Exhausted, I dropped my backpack and sat down, heavily.  I had run out of water a couple of hours back, after sharing mine with Gil who wasn't prepared for a long walk.  I was 5 hours into my walk and it was about 2 hours to sunset - I had a lot of work yet to do, and it was very late.  Almost immediately after sitting down, I heard a snort, then another.  I looked down the ridge and had an amazing view of a huge male ibex silhouetted against snowy mountains in the distance.  They do exist!  There were four or five of them, the alpha male keeping an eye on me while the others munched the sparse vegetation.  They were perfectly placed for a photo - real National Geographic stuff.  I'd be famous, if only I could get my camera to eke out one more photo.  I popped the battery out and warmed it in my armpit.  I pleaded with my camera, to no avail.  I would just have to savor the memory.  Slightly dejected, but thrilled to have seen this elusive animal, I packed up my gear and shouldered my pack.  I took another look down the ridge and was amazed to see about 20 ibex, all perfectly lined up on the ridge, their impressive horns giving me a view I will not soon forget.  After a minute of checking me out, they all bolted in a cloud of dust.

I turned tail as well, and headed down hill by a different route.  I had seen a goatherd's path in the distance that seemed more conducive to a quick exit.  Again, I was tricked by the scale of the place, however.  It was an easier walk back to the valley road, but quite a bit longer than my ascent route.  It quickly became clear that I wouldn't be back to the monastery by nightfall.  I had no idea when the buses stopped running, but was fairly confident that I could buy a seat in one of the many jeeps.  I walked as fast as I could, in my exhausted state, and arrived back in the farming community around 8:15.  I met some university students who were visiting a friend in the town.  They tried to convince me that I had no hope of getting back to Leh that night, and I should stay in the local guesthouse.  The buses had stopped running an hour before and the jeep drivers were in their homes for dinner, apparently unwilling to come out.  After a little negotiation, I got one of them to borrow a friend's motorcycle to take me 10 km down to the main road where I hoped I'd have a better chance of catching a ride to Leh.  Down at the road, however, things didn't look much better.  Traffic was sparse and no one was stopping.  I pleaded with my new and only friend to take me back to Leh, and he agreed.  It was a hair-raising ride back.  We were flying.  Nate and Lloyd had a good chuckle at my windblown hairstyle while I related my adventures.  It turns out that they had had an adventure of their own after the ceremony concluded.  The buses apparently had stopped running much earlier and they were left with the task of hitchhiking back to Leh.  It took them 2.5 hours and a couple of rides in military transports to get back to town.  I was suddenly feeling very lucky to have gotten back relatively quickly.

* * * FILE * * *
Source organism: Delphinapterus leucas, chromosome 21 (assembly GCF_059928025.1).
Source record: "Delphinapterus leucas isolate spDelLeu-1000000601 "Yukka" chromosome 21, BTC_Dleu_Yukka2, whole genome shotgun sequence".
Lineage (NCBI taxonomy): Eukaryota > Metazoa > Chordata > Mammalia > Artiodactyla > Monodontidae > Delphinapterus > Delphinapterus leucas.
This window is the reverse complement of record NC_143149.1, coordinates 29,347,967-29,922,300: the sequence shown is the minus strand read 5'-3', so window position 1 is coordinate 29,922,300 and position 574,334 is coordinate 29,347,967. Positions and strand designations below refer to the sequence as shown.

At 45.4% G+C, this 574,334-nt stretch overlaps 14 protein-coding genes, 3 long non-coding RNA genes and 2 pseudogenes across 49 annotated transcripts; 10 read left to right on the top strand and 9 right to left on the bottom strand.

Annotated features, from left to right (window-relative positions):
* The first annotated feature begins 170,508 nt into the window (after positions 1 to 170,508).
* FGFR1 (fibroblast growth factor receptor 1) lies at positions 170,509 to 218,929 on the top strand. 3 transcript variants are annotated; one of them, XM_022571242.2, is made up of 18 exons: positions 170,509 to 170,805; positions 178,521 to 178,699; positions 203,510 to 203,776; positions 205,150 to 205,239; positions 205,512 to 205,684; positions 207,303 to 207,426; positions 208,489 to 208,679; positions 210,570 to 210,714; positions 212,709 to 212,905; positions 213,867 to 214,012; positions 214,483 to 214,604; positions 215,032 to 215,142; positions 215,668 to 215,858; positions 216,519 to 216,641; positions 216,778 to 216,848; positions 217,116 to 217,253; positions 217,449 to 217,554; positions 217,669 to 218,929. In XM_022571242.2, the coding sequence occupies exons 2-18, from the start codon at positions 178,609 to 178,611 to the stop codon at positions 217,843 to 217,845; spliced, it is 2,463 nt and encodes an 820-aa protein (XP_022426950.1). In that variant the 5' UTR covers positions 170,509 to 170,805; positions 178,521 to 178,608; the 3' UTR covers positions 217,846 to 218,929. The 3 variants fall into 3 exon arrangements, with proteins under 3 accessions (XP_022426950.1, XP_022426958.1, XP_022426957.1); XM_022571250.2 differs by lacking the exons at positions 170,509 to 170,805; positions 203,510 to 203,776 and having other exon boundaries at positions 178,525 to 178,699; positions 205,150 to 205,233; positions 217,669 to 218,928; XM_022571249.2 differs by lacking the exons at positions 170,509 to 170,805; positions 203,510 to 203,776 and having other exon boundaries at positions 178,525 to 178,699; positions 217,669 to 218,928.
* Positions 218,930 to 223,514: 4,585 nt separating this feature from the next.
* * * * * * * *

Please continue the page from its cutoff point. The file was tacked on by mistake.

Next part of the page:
They were nice enough to wait on dinner for me, so we headed off to one last meal at the Penguin Cafe, where we all pigged out after a very long day.

The next morning, Nate and I bade farewell to Lloyd and headed to the Leh airport for our flight to Delhi.  Where will we meet up next summer, I wonder?